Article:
After all the debate in the opening three races, and now that the score reads 2-2 in the winning stakes for Charles Leclerc and Max Verstappen, can it be said that the Red Bull RB18 is the fastest F1 car of 2022? I like the fact that there is still no definite answer. That tells you just how good the start of F1’s second turbo-hybrid formula has been so far.
Yes, there are signs that the blue, red and yellow car is finding plenty of pace, and after the Milton Keynes team’s first one-two since Malaysia 2016 on a perfect weekend when Max scooped the first 2022 Sprint, the Emilia Romagna GP and set fastest lap, he slashed his 46-point deficit to Charles to 27. By any standard, that was mighty work, rendered all the sweeter because Maranello is just up the road, and Imola’s autodromo is named after Enzo and Dino Ferrari.
But I tend to agree with both Max and Ferrari boss Mattia Binotto. After taking that dramatic 22nd win, the world champion said that since every track poses different conditions and creates different situations, it’s still very difficult to say one way or the other which car is quicker.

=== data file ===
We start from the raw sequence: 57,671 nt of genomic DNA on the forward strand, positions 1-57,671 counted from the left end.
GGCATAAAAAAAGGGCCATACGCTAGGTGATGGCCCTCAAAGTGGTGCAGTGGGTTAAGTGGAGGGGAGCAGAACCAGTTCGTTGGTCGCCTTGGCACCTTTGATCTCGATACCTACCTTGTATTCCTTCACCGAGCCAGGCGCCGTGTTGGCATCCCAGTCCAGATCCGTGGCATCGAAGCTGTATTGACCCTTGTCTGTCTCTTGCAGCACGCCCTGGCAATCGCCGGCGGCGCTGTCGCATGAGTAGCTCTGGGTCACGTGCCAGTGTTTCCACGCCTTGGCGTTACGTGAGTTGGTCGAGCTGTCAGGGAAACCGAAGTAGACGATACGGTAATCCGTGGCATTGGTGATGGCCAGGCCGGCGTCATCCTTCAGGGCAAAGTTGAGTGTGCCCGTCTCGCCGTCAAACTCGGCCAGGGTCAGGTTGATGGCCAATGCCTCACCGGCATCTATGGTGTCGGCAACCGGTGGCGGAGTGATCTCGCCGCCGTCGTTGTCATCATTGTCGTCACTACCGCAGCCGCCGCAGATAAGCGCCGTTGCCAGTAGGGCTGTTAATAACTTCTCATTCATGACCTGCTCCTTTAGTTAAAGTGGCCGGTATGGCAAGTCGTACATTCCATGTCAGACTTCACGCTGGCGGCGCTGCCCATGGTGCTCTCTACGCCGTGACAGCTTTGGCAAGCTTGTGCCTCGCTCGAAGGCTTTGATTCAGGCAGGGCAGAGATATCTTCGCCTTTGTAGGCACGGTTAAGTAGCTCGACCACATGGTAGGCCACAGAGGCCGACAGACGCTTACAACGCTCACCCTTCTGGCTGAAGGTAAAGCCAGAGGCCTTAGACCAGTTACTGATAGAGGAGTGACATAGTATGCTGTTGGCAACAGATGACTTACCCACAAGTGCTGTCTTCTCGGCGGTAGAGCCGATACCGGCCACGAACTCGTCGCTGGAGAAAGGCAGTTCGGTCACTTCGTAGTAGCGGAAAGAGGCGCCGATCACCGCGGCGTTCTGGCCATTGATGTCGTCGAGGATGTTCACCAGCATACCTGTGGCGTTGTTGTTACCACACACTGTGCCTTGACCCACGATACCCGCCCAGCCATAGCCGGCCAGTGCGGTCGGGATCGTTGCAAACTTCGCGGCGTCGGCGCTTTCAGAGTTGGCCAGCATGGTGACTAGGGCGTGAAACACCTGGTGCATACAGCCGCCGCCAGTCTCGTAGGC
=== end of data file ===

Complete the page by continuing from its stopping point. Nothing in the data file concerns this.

Charles narrowly lost out on pole for the Sprint Race, but he swept comfortably into the lead at the start and stayed there until his right-front soft compound Pirelli tyre began graining and losing its edge. Max, who may have been leaning back to see what was going to happen, then closed in and slipped ahead on the 20th of the 21 laps. That was irksome for Ferrari.
But under the new eight-down-to-one points-scoring system from first to eighth places, he only surrendered one point of his advantage. Thus, overnight he was still a healthy 45 ahead. And Ferrari could see that by pushing just a little bit too hard early on to establish a gap – something thwarted by the Safety Car deployment – and then to open another when racing resumed, Charles had ever so slightly over-taxed the softest-compound Pirellis.